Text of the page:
Final Fantasy VII Remake Previewed At Tokyo Game Show 2019
It’s been 22 years since the release of the original Final Fantasy VII in the PSOne. And yet, fans haven’t lost any of their love for the game. At Tokyo Game Show 2019 (#TSG2019), Square Enix treated its loyal followers with a preview of Final Fantasy VII Remake’s gameplay. Fans around the world have showered the developers with praise and admiration for what they’ve done so far. Let’s take a look at some of its new features.
But first, let’s have a quick briefing. Some of you may remember about Final Fantasy VIII Remastered’s recent release. It was released in the PS4, XBOX One, PC and the Switch. However, that game looked completely similar with its original version back in 1999. Meanwhile, Final Fantasy VII Remake looks nothing like its original version. It may have kept elements from the PSOne game and carried over the story and its characters. What is the difference between a Remaster and a Remake?
Remade, not Remastered
Many people would assume that remake and remastered are two words pertaining to the same thing. We can’t blame fans for thinking so – after all, both words refer to re-releases of old games in newer platforms or engines. Both remasters and remakes recreate things we love in the past and gives us a nice dose of nostalgia. But there’s a key difference between the two terms.
A remaster is like a polished version of an old game, keeping almost everything intact as it were in its original release. Mostly, developers would update the graphics engine, improve performance, eliminate bugs and make the game sound better. But it would not change any core gameplay mechanics, the story, or even the game’s GUI. The purpose of a remaster is to make old games playable on newer consoles, with updated graphics up to par to current standards.
While a remaster is mostly a graphical retooling, a remake overhauls the game completely. It may retain core gameplay mechanics from its original form. However, developers remake games from the ground up – using new engines that will allow the developers to re-imagine the game. Some developers would remake games to achieve a closer representation of what they imagined the game would be like the first time they created it. In a way, remakes are completely new games, retelling the same story of the same characters of old.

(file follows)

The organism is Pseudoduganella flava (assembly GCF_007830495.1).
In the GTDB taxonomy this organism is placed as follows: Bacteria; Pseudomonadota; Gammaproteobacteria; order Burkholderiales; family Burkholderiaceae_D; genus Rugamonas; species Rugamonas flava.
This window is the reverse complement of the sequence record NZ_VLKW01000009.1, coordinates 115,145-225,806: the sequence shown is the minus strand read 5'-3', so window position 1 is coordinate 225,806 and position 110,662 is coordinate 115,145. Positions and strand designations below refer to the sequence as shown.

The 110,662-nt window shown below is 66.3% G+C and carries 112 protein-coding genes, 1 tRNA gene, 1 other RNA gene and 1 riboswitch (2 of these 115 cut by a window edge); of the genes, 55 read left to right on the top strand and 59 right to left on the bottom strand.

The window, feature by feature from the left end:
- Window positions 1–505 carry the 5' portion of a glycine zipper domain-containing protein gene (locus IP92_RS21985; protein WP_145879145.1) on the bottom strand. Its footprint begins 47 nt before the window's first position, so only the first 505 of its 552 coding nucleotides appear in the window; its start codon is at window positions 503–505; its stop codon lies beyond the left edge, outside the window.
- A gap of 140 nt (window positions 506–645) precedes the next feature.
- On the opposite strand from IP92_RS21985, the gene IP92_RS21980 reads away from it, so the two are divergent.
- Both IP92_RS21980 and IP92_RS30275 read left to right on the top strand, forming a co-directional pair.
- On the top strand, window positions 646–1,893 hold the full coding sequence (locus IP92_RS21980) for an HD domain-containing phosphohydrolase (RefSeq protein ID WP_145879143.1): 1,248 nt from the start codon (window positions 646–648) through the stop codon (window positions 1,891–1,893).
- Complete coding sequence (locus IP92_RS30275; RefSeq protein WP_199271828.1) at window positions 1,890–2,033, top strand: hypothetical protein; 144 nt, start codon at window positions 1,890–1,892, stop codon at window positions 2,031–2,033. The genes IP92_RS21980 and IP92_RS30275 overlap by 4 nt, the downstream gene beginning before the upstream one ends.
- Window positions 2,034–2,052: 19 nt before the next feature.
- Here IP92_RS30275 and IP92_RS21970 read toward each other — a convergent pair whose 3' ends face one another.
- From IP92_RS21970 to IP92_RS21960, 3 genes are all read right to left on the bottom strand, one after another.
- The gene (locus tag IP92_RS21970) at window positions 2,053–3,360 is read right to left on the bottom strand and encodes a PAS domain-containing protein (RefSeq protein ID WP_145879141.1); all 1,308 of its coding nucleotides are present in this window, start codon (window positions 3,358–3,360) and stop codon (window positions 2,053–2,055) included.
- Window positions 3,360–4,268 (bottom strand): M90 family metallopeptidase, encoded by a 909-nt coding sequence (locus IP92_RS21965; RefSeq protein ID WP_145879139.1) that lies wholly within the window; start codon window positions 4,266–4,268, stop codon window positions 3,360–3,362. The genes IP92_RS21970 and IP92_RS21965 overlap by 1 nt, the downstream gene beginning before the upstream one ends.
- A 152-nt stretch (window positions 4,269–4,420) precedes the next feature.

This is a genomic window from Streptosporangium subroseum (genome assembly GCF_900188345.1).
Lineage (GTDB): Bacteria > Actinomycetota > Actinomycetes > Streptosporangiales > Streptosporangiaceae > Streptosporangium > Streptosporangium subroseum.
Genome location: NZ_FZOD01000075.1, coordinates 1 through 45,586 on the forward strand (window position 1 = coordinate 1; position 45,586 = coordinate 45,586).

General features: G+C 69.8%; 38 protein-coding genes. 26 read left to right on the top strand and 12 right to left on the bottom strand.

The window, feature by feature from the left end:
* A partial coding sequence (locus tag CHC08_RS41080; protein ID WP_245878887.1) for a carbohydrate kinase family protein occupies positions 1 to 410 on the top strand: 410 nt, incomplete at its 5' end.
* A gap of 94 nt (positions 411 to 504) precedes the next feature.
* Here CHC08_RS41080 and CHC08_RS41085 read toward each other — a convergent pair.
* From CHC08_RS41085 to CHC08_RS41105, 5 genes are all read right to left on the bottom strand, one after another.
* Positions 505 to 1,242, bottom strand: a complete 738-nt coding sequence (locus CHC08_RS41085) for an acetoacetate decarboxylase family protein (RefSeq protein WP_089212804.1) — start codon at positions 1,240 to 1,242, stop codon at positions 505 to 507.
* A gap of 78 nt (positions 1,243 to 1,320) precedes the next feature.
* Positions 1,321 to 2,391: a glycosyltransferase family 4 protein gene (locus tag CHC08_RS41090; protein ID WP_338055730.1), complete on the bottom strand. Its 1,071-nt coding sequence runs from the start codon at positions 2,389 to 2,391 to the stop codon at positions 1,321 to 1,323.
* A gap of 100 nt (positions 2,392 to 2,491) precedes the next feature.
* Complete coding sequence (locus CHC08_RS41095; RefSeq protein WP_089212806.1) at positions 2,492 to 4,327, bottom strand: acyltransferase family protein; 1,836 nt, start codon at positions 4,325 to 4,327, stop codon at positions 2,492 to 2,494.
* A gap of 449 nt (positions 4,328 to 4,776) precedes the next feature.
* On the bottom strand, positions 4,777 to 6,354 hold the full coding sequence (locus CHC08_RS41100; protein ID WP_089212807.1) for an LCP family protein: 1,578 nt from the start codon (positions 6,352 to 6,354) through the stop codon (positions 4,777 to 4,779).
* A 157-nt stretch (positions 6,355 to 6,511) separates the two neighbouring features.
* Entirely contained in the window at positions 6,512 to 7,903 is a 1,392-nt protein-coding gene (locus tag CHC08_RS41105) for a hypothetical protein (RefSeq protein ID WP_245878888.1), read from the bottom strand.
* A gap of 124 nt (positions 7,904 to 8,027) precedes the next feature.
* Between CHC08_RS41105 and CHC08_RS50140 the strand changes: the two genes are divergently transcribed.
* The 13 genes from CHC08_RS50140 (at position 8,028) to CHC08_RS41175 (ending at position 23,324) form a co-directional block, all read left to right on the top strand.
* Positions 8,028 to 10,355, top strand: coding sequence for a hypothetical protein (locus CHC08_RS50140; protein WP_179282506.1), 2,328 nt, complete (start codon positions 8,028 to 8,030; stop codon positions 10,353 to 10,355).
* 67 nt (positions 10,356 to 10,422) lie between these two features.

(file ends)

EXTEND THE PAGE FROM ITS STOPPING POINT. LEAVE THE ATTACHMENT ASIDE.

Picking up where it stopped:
Although this release would be Final Fantasy VII’s first remake, it had countless remasters before. Square Enix released its international version for the PSN in 2009. An HD remaster was released on Steam in 2013, which would also be the version of the game that would later be ported to the Switch and XBOX One in 2019.
Crisis Core, Anyone?
Final Fantasy VII Remake’s new battle system is an obvious evolution of the Crisis Core formula. The developers have been iterating the same mechanics since Crisis Core, and have made similar battle systems in XIII and XV. The Final Fantasy VII Remake’s battle system is the peak of its evolution. In the FF7 Remake, the battle system merges the traditional turn-based RPG system with real-time actions. Cloud and co will attack automatically over time, the frequency of which is governed by their stats. Then, their Active Time Battle (ATB) Gauge will gradually fill up. Certain actions, like using magic or abilities, will use up the ATB Gauge. The player will be able to control the movements of the characters completely and switch between the active party members at whim.
This kind of battle system might confuse long-time fans, especially those who have lapsed from the series and haven’t played the later titles of the series. Thankfully, the developers included at “Classic Mode”. Players will be able to continue playing turn-based JRPG-style battle mechanics in this mode. This system is almost exactly like the one available in the original game. Classic Mode is for those seeking to recreate the old experience of Final Fantasy VII with updated graphics. For those looking for an additional challenge, the game also comes in multiple difficulties, adding more depth to the game.
New Content, including a Squatting Minigame
Final Fantasy VII Remake also comes with a load of new content. There’s so much new stuff coming that the game will come out in episodic chapters. Aside from the aforementioned features, FFVII will also have Summons fighting alongside you in the battlefield. Unlike in the classic Final Fantasy games wherein Summons come in, do their thing, and leave, Final Fantasy VII lets these Summons run wild. The Summons will spend some time hitting your opponents in the face until their Summon Gauge gets depleted. Once their time runs out, they will unleash their Ability, much like what they usually did back in the day. With their Ability completed, they leave the battlefield, until you call upon their help again next time.
Surely, all the other mini-games may come back as well, as we’ve seen the Squatting Mini-Game being played by Yoshinori Kitase during the #TGS2019. The mini-game plays out like it did in the original, where you’ll be timing button presses in hopes of getting better prizes. We could expect the same mini-games featured at the Wonder Square in the Gold Saucer to return, as well as the Snowboarding mini-game. These mini-games will surely bring back memories!
Relive the whole Final Fantasy VII experience with all of its new features when it comes out on PS4 on March 3, 2020.